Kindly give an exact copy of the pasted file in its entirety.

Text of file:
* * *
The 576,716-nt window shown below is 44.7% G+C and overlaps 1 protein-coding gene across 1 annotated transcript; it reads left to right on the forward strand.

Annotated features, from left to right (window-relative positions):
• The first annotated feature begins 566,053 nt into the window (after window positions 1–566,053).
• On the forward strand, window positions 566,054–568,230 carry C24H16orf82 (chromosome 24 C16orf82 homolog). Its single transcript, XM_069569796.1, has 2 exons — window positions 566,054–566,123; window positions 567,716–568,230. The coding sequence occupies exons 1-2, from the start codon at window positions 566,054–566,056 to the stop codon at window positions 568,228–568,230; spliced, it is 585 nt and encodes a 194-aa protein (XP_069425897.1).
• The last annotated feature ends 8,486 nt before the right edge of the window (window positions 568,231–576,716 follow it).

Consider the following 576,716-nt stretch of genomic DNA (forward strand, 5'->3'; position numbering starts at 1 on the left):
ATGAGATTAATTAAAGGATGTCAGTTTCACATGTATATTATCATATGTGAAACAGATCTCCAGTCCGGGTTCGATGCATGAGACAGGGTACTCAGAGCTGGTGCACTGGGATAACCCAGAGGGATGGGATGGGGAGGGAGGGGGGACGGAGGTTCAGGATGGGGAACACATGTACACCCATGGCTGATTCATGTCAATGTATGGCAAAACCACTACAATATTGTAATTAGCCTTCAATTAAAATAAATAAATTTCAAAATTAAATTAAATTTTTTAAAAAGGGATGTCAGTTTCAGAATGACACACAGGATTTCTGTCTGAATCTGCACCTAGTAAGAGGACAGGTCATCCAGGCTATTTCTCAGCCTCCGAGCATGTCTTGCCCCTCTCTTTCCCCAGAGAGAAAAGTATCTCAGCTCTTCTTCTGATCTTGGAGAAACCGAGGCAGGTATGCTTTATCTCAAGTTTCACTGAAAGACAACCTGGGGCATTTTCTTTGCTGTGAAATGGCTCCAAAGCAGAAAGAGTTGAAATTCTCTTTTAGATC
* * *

The 576,716-nt window shown below is 44.7% G+C and overlaps 1 protein-coding gene across 1 annotated transcript; it reads left to right on the forward strand.

Annotated features, from left to right (window-relative positions):
• The first annotated feature begins 566,053 nt into the window (after window positions 1–566,053).
• On the forward strand, window positions 566,054–568,230 carry C24H16orf82 (chromosome 24 C16orf82 homolog). Its single transcript, XM_069569796.1, has 2 exons — window positions 566,054–566,123; window positions 567,716–568,230. The coding sequence occupies exons 1-2, from the start codon at window positions 566,054–566,056 to the stop codon at window positions 568,228–568,230; spliced, it is 585 nt and encodes a 194-aa protein (XP_069425897.1).
• The last annotated feature ends 8,486 nt before the right edge of the window (window positions 568,231–576,716 follow it).

Consider the following 576,716-nt stretch of genomic DNA (forward strand, 5'->3'; position numbering starts at 1 on the left):
ATGAGATTAATTAAAGGATGTCAGTTTCACATGTATATTATCATATGTGAAACAGATCTCCAGTCCGGGTTCGATGCATGAGACAGGGTACTCAGAGCTGGTGCACTGGGATAACCCAGAGGGATGGGATGGGGAGGGAGGGGGGACGGAGGTTCAGGATGGGGAACACATGTACACCCATGGCTGATTCATGTCAATGTATGGCAAAACCACTACAATATTGTAATTAGCCTTCAATTAAAATAAATAAATTTCAAAATTAAATTAAATTTTTTAAAAAGGGATGTCAGTTTCAGAATGACACACAGGATTTCTGTCTGAATCTGCACCTAGTAAGAGGACAGGTCATCCAGGCTATTTCTCAGCCTCCGAGCATGTCTTGCCCCTCTCTTTCCCCAGAGAGAAAAGTATCTCAGCTCTTCTTCTGATCTTGGAGAAACCGAGGCAGGTATGCTTTATCTCAAGTTTCACTGAAAGACAACCTGGGGCATTTTCTTTGCTGTGAAATGGCTCCAAAGCAGAAAGAGTTGAAATTCTCTTTTAGATC